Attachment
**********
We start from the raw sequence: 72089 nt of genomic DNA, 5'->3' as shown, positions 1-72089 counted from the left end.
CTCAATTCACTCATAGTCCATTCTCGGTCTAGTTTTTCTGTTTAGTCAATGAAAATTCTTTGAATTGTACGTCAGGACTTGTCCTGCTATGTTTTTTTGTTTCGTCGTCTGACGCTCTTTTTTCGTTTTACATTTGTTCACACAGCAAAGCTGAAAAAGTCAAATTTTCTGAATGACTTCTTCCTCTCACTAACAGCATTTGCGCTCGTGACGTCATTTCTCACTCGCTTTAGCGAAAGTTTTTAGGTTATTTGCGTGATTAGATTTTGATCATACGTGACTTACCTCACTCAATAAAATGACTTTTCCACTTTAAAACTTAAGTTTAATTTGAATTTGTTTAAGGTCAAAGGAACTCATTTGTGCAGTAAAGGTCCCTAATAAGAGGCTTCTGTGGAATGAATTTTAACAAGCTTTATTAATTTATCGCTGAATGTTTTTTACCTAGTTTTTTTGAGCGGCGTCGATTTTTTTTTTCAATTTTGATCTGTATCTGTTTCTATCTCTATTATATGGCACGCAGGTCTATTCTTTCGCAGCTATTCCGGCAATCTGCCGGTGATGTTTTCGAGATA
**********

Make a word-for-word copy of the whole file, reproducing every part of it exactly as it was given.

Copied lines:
We start from the raw sequence: 72089 nt of genomic DNA, 5'->3' as shown, positions 1-72089 counted from the left end.
CTCAATTCACTCATAGTCCATTCTCGGTCTAGTTTTTCTGTTTAGTCAATGAAAATTCTTTGAATTGTACGTCAGGACTTGTCCTGCTATGTTTTTTTGTTTCGTCGTCTGACGCTCTTTTTTCGTTTTACATTTGTTCACACAGCAAAGCTGAAAAAGTCAAATTTTCTGAATGACTTCTTCCTCTCACTAACAGCATTTGCGCTCGTGACGTCATTTCTCACTCGCTTTAGCGAAAGTTTTTAGGTTATTTGCGTGATTAGATTTTGATCATACGTGACTTACCTCACTCAATAAAATGACTTTTCCACTTTAAAACTTAAGTTTAATTTGAATTTGTTTAAGGTCAAAGGAACTCATTTGTGCAGTAAAGGTCCCTAATAAGAGGCTTCTGTGGAATGAATTTTAACAAGCTTTATTAATTTATCGCTGAATGTTTTTTACCTAGTTTTTTTGAGCGGCGTCGATTTTTTTTTTCAATTTTGATCTGTATCTGTTTCTATCTCTATTATATGGCACGCAGGTCTATTCTTTCGCAGCTATTCCGGCAATCTGCCGGTGATGTTTTCGAGATA